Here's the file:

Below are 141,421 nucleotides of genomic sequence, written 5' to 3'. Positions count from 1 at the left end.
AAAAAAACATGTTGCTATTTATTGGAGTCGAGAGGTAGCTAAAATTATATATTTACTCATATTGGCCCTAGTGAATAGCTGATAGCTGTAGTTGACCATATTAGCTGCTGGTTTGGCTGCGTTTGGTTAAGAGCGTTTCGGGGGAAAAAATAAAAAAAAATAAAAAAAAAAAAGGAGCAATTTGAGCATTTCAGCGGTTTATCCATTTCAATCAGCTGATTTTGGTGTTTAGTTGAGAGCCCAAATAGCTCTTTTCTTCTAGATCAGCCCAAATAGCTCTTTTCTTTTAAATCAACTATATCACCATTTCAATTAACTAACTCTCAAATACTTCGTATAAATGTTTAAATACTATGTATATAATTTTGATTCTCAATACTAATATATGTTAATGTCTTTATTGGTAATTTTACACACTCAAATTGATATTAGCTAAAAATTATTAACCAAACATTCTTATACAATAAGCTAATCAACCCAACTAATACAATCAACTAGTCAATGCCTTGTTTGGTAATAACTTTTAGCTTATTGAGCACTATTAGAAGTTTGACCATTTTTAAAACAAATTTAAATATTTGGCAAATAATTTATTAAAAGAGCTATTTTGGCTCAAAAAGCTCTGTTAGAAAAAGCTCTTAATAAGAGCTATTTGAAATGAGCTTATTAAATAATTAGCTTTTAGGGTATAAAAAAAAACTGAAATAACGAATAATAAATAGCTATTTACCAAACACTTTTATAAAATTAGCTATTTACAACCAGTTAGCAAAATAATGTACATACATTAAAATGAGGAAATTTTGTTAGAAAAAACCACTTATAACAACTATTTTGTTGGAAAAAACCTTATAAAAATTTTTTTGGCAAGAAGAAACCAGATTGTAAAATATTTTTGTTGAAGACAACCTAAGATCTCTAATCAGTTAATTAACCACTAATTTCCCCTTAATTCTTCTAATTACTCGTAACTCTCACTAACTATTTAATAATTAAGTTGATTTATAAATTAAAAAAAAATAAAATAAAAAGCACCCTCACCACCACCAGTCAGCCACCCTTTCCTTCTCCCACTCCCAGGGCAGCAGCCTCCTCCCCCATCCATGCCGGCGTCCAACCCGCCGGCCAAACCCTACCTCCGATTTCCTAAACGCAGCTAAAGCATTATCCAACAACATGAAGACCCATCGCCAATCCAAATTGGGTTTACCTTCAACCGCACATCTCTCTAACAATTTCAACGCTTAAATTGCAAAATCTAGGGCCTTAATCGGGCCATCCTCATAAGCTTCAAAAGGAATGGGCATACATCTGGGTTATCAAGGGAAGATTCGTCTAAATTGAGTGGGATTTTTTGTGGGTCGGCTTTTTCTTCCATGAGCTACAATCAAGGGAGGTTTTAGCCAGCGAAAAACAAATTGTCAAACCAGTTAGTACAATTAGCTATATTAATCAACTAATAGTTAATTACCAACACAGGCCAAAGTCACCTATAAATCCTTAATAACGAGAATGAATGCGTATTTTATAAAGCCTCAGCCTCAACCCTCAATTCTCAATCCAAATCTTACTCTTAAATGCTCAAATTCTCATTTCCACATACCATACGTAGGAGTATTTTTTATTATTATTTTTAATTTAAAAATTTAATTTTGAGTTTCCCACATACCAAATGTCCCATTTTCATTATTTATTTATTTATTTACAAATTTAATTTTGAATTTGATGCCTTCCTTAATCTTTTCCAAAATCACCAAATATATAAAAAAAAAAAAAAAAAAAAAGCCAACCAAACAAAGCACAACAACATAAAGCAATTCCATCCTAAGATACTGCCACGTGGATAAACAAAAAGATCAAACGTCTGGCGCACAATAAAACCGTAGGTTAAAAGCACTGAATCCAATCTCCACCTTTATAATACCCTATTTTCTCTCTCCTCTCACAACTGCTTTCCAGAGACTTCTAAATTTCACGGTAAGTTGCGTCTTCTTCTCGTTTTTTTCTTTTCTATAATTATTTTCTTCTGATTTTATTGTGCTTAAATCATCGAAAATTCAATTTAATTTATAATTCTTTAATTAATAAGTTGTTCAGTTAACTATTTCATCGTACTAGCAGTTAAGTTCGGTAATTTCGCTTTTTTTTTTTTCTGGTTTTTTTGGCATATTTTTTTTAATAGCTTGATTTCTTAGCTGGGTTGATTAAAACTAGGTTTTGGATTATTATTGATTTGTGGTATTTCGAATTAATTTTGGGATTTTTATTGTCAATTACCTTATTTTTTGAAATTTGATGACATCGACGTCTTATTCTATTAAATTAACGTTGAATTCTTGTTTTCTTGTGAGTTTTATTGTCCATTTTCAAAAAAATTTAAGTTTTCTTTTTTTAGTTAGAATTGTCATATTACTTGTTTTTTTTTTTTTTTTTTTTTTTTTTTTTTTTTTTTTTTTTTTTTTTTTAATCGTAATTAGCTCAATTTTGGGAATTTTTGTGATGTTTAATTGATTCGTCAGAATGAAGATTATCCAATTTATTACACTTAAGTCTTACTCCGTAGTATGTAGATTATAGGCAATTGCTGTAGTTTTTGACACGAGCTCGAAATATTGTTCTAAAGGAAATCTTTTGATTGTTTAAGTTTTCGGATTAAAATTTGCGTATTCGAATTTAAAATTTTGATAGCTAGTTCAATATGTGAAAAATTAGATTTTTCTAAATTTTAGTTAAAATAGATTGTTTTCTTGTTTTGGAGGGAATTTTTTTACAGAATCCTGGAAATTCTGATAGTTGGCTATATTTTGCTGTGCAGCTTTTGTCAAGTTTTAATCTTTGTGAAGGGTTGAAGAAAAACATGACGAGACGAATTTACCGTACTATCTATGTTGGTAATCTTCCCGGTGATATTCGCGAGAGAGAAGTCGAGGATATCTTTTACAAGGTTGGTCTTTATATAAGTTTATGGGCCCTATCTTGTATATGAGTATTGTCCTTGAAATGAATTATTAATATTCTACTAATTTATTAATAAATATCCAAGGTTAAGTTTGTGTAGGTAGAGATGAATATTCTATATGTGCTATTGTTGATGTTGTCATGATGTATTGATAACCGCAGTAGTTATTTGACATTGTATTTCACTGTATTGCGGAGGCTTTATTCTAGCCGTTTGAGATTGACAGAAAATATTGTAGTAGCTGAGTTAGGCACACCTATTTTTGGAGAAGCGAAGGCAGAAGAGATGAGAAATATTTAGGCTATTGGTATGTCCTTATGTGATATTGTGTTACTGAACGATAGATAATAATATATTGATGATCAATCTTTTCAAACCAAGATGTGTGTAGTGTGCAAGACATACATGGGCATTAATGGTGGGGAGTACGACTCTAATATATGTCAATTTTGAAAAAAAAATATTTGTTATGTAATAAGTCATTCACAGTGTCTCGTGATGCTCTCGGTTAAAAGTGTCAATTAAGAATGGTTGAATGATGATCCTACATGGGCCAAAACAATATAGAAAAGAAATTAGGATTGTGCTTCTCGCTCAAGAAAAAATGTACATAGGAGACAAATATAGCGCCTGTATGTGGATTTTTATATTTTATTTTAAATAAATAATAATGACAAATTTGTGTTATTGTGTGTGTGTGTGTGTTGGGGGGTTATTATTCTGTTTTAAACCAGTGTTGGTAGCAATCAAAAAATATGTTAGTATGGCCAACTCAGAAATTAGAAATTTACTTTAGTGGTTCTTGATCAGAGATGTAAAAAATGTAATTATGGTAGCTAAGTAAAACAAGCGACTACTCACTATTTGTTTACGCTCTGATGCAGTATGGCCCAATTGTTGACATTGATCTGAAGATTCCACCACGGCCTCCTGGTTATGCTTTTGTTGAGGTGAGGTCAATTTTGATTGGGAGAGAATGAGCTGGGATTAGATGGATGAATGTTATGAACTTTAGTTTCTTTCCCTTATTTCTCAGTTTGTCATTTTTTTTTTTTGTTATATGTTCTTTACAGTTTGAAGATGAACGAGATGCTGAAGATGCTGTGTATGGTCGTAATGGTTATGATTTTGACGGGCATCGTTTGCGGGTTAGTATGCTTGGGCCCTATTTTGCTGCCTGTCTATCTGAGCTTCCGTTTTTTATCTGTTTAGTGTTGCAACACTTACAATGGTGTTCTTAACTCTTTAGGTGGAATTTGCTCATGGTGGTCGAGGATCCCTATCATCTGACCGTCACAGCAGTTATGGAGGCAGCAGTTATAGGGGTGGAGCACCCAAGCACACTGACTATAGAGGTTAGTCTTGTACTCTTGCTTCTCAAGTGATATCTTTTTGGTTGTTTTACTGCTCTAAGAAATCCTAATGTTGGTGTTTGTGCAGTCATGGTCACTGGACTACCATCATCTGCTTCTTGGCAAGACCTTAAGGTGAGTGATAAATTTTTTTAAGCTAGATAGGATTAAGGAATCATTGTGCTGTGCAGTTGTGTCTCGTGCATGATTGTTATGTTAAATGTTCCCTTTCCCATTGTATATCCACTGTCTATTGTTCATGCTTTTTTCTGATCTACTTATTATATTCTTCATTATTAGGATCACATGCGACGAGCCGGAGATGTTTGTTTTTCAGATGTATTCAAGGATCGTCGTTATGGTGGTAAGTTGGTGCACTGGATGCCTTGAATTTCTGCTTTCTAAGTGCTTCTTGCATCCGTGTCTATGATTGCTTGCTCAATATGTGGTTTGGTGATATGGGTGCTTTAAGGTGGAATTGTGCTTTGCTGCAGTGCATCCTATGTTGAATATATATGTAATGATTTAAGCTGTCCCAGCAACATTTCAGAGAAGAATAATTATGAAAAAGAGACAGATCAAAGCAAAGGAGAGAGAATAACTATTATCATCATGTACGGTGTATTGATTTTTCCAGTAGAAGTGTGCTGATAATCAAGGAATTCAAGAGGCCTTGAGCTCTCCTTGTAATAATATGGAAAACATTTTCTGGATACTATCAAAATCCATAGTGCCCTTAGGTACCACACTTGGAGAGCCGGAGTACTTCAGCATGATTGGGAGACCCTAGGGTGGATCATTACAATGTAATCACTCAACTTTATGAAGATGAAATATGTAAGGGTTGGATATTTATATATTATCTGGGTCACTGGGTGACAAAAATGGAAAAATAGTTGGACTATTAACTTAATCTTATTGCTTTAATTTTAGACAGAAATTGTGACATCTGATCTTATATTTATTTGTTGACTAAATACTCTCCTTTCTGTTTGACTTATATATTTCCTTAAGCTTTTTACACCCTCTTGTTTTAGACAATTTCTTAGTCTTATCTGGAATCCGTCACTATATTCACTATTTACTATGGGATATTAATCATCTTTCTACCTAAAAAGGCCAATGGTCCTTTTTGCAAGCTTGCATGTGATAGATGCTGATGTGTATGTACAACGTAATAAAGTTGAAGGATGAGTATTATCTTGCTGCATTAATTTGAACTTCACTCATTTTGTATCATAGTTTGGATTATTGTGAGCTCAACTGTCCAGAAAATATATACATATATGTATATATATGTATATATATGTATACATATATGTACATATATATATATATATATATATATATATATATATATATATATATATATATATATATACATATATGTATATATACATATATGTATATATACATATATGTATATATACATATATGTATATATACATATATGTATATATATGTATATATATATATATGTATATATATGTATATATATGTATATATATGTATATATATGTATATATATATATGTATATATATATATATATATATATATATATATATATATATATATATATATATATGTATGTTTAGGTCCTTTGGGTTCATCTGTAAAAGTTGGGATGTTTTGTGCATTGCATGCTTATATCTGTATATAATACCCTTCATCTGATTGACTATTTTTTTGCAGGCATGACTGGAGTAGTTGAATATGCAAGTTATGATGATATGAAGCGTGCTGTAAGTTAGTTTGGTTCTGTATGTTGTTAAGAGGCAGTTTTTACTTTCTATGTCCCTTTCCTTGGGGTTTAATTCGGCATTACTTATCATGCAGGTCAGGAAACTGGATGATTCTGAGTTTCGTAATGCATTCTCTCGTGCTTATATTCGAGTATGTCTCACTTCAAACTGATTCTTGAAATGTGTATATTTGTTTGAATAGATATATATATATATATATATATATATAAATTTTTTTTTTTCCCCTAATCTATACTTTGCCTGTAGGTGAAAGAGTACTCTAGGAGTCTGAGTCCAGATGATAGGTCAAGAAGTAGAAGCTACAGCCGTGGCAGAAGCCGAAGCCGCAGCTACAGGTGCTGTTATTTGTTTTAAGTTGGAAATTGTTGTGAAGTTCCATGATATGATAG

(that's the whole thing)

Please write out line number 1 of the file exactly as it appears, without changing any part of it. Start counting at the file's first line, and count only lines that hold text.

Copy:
Below are 141,421 nucleotides of genomic sequence, written 5' to 3'. Positions count from 1 at the left end.